bool hr = playerOne.Close();
WinSound.WaveFileHeader header = WinSound.WaveFile.Read(@"C:\Record.wav");
uint dataSize = header.DATASize;
Byte data = header.Payload;
WinSound.WaveFile.Create(@"C:\Record.wav", 44100, 16, 2, data);
The Repeater Tester
This example is recording Sound-Data from one sound device (WaveIn) to
Every sound device has its special features, so you have to change the
BufferCount and BufferSize for optimal performance. It also differs from
operating System Windows-XP, Vista or Windows 7.
WinSound.Repeater repeaterOne = new WinSound.Repeater();
repeaterOne.Start("Line 6", "Realtek", samplesPerSecond, bitsPerSample, channels, bufferCount, bufferSize);
The Multicast Streamer
This example Streams ULAW RTP-Multicast data from a sound device or a Wav-File. When using sound device streaming, it is possible to synchronise it with the "Time Sync" checkbox. Buffer Count is the amout of buffers, that are used by capturing from sound-device (Use 8 as standard). You
can use the Multicast Player to play this Multicast. Also you can use
the VLC Media Player
for testing (Use Samples Per Second = 8000 and BitsPerSample = 16 with VLC).
NF.MulticastSender m_MulticastSender = new NF.MulticastSender(Address, Port, TTL);
WinSound.Recorder m_Recorder = new WinSound.Recorder();
m_Recorder.DataRecorded += new WinSound.Recorder.DelegateDataRecorded(OnDataReceivedFromSoundcard);
m_Recorder.Start(SoundDeviceName, SamplesPerSecond, BitsPerSample, ChannelCount, BufferCount, BufferSize)
Byte mulawData = WinSound.Utils.LinearToMulaw(linearData, Config.BitsPerSample, Config.Channels);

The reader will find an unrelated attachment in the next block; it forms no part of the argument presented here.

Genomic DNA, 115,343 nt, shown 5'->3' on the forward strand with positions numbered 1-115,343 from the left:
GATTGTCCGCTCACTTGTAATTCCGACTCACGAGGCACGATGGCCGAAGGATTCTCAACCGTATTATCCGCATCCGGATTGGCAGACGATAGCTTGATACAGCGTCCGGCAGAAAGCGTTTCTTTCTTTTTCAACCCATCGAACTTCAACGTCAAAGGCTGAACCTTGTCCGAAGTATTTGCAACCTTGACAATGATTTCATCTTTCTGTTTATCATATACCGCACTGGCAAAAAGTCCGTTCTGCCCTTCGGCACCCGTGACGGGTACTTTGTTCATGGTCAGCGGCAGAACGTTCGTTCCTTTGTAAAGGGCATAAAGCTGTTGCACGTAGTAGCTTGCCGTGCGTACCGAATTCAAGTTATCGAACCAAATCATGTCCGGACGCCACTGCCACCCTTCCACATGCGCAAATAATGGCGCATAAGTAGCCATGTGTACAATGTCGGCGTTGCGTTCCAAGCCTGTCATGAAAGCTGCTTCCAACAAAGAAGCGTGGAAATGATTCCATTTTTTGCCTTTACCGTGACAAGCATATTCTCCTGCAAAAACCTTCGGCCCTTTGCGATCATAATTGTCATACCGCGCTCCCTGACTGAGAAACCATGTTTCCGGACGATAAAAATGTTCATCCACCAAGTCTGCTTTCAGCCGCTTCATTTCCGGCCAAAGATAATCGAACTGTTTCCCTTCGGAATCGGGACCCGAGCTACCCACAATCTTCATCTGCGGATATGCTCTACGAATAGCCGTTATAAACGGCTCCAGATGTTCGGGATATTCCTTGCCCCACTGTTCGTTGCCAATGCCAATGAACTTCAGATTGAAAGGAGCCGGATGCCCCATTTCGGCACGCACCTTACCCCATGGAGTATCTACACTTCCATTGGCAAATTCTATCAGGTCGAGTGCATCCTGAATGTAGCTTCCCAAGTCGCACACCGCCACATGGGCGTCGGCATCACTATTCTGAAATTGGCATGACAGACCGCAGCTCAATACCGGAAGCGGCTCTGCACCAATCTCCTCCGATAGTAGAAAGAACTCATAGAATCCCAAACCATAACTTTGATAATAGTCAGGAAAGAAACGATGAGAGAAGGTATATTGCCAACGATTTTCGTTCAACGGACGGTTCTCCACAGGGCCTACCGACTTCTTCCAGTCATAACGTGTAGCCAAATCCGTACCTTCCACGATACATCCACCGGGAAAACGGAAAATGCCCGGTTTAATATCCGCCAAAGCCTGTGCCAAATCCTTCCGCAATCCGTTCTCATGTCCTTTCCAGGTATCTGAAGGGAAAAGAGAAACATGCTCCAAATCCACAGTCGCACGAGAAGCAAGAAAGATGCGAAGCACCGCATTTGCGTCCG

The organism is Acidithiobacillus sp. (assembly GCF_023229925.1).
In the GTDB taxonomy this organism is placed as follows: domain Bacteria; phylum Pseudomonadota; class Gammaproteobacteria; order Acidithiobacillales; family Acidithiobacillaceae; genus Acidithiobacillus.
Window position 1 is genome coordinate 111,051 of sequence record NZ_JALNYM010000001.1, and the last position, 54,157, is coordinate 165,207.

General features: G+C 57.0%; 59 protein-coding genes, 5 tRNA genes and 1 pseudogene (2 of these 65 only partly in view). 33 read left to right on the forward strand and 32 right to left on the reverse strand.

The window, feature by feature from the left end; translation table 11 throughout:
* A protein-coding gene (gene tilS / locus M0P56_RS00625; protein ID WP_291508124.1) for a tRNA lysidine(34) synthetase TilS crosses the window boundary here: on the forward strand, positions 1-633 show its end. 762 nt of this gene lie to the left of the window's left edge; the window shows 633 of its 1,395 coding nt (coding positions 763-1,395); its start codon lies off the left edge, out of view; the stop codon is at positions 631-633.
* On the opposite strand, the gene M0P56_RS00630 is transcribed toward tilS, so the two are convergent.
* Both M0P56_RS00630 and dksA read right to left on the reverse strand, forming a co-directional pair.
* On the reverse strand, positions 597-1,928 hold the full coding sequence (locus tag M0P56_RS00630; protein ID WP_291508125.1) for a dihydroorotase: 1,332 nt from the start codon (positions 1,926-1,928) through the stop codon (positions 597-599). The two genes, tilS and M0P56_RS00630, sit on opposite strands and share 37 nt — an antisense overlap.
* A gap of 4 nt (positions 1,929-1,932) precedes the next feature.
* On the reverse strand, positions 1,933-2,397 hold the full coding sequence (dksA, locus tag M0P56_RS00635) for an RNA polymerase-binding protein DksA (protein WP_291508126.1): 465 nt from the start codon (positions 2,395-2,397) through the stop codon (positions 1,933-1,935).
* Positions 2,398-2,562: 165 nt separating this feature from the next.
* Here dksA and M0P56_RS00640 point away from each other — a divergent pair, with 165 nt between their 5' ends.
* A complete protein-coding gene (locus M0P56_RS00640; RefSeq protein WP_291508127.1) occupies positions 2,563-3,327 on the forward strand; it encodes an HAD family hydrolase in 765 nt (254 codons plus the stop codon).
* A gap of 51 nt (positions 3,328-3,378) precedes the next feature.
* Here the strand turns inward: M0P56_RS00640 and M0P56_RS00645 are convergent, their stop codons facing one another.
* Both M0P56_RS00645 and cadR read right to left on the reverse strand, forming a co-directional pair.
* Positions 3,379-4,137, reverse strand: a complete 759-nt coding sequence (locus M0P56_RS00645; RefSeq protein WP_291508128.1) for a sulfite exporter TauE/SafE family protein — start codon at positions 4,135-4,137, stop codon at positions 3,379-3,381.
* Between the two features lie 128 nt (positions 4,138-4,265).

Byte rtpBytes = RTPHeader.ToBytes();
Byte bytes = new Byte[mulawData.Length + WinSound.RTPPacket.MinHeaderLength];
Array.Copy(rtpBytes, 0, bytes, 0, WinSound.RTPPacket.MinHeaderLength);
Array.Copy(mulawData, 0, bytes, WinSound.RTPPacket.MinHeaderLength, mulawData.Length);
The Multicast Player
This example plays a ULAW RTP-Multicast stream to a sound device. You
can use the Multicast Streamer for this purpose. Note, the packet size
of the Multicast Player must
be greater or equal than the packet size of the multicast streamer (Use 16000 Bytes as standard) . A Jitter Buffer is used, when entering a minimum value of "2" as jitter count. Jitter count means the amount of RTP-Packets that will be queued as maximum. Values of "0" or "1" means, there is no Jitter Buffer in use. (Use 20 as standard)
NF.MulticastReceiver m_Receiver = new NF.MulticastReceiver(PacketSize);
WinSound.Player m_Player = new WinSound.Player();
m_Receiver.DataReceived += new NF.MulticastReceiver.DelegateDataReceived(OnDataReceived);
m_Player.Open(SoundDeviceName, SamplesPerSecond, BitsPerSample, Channels, BufferCount);
WinSound.RTPPacket rtp = new WinSound.RTPPacket(bytes);
Byte linearBytes = WinSound.Utils.MuLawToLinear(rtp.Data, Config.BitsPerSample, Config.Channels);
- 31.05.2012 - Added.
- 30.06.2012 - Updated. Using the CSRC Count Information in RTP Header for Multicast Player.
- 08.07.2012 - Updated. Wav-File Read/Write operations for Player Tester.
- 11.08.2012 - Updated. Error resolved, when calling Player.PlayData in blocking mode = true
- 21.08.2012 - Updated. Error resolved. Garbage Collection caused Application crash.
- 07.09.2012 - Updated. Error resolved. Reading Wave-Files in different formats.
- 09.09.2012 - Updated. Better performance when playing wav files.
- 19.10.2012 - Updated. Added Jitter buffer. Added streaming wav-files directly.
- 22.10.2013 - Updated. Drawing the linear datas as curve
- 12.04.2014 - Added Source. WinSound implementation written in C++ as a COM Server (Optional)
- 22.04.2014 - Updated. Solved possible stability problems